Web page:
Why Do Oakland Athletics Have An Elephant As A Mascot?
Lets be honest baseball fans, there are many questionable mascots around the league. From the Philadelphia Phillies‘ Philly Phanatic to the Arizona Diamondbacks‘ Bobcat Baxter, some make sense and others … not so much. However I believe the Oakland Athletics landed a great mascot in Stomper the Elephant.
In 1905, MLB combined the American and National league to play in a “World Series” for the second official event. At this time, the New York Giants were prepared to play the Philadelphia A’s. New York manager John McGraw insulted the A’s, stating that he did not want to play them because they weren’t up to a major league standard, calling them “The White Elephants.”
The Philadelphia A’s lost the series 4-1. Connie Mack, the manager of the A’s, kept the name and used it as the mascot. Since then, the Athletics have carried the irreplaceable name in history. To this day, McGraw holds the second most wins all time by a manger (2,763), only to fall short of Mack’s 3,731.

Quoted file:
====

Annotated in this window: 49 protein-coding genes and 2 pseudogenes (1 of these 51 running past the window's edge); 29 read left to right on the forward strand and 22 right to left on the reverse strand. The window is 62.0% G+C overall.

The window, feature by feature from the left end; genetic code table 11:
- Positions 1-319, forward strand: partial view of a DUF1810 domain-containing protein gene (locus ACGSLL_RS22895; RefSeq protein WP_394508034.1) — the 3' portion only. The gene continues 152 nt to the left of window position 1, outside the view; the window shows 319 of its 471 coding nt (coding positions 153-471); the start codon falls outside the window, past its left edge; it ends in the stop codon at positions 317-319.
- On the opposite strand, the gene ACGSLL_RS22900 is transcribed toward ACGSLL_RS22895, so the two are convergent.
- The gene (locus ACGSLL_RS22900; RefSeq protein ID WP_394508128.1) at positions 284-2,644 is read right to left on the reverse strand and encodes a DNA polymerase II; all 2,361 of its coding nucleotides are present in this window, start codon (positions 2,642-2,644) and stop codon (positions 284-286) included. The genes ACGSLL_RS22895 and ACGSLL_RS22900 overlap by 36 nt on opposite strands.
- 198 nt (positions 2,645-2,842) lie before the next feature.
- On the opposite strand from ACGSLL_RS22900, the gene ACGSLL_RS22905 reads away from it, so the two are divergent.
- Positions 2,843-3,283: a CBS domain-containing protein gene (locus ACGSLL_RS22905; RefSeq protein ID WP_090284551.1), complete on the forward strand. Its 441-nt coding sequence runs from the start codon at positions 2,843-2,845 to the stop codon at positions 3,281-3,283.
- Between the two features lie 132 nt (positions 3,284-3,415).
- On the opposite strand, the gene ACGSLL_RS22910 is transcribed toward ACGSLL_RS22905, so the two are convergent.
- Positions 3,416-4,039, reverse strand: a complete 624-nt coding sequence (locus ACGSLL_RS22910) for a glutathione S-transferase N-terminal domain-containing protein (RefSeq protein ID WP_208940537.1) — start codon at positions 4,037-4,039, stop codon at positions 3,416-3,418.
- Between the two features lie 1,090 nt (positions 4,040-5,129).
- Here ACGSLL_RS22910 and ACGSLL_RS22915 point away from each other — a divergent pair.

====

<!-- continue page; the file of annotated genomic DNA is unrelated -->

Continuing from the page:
The A’s have held strong to the Elephant through Philadelphia, Kansas City and now Oakland. If the Athletics relocate and or build a new stadium, would they switch mascots?
One thing is for sure: the Athletics’ mascot rank among the best in MLB, especially in the AL West. The Houston Astros have an alien called Houston, while the Texas Rangers have a horse called Captain — how original. The Seattle Mariners have the second-best mascot in the AL West with the mighty Moose. Lastly, the Los Angeles Angels do not officially have a mascot, yet fans wave at the famous monkey throughout the stadium.
Four teams including the Angels, Chicago Cubs, New York Yankees and Los Angles Dodgers do not have an official mascot. Bay Area rival San Francisco Giants hold to a seal named Luigi. Compared to others, the elephant holds a rich and forgotten history that many people to not recognize, although he is not a “White Elephant” anymore.